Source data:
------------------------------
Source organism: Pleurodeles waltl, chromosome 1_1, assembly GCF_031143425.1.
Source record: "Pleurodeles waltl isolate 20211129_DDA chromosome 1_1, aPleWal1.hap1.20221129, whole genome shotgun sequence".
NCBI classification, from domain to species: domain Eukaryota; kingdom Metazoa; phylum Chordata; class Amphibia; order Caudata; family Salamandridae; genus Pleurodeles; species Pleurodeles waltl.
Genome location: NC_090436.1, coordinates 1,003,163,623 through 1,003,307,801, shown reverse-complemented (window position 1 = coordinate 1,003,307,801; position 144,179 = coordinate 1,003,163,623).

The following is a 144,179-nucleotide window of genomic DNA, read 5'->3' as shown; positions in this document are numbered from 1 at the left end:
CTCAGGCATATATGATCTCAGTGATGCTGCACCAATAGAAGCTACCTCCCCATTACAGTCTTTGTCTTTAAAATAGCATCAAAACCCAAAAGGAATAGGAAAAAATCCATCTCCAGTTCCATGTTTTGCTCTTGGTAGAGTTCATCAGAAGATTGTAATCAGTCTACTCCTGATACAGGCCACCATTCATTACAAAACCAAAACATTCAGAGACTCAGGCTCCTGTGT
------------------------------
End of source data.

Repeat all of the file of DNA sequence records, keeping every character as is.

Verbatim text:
Source organism: Pleurodeles waltl, chromosome 1_1, assembly GCF_031143425.1.
Source record: "Pleurodeles waltl isolate 20211129_DDA chromosome 1_1, aPleWal1.hap1.20221129, whole genome shotgun sequence".
NCBI classification, from domain to species: domain Eukaryota; kingdom Metazoa; phylum Chordata; class Amphibia; order Caudata; family Salamandridae; genus Pleurodeles; species Pleurodeles waltl.
Genome location: NC_090436.1, coordinates 1,003,163,623 through 1,003,307,801, shown reverse-complemented (window position 1 = coordinate 1,003,307,801; position 144,179 = coordinate 1,003,163,623).

The following is a 144,179-nucleotide window of genomic DNA, read 5'->3' as shown; positions in this document are numbered from 1 at the left end:
CTCAGGCATATATGATCTCAGTGATGCTGCACCAATAGAAGCTACCTCCCCATTACAGTCTTTGTCTTTAAAATAGCATCAAAACCCAAAAGGAATAGGAAAAAATCCATCTCCAGTTCCATGTTTTGCTCTTGGTAGAGTTCATCAGAAGATTGTAATCAGTCTACTCCTGATACAGGCCACCATTCATTACAAAACCAAAACATTCAGAGACTCAGGCTCCTGTGT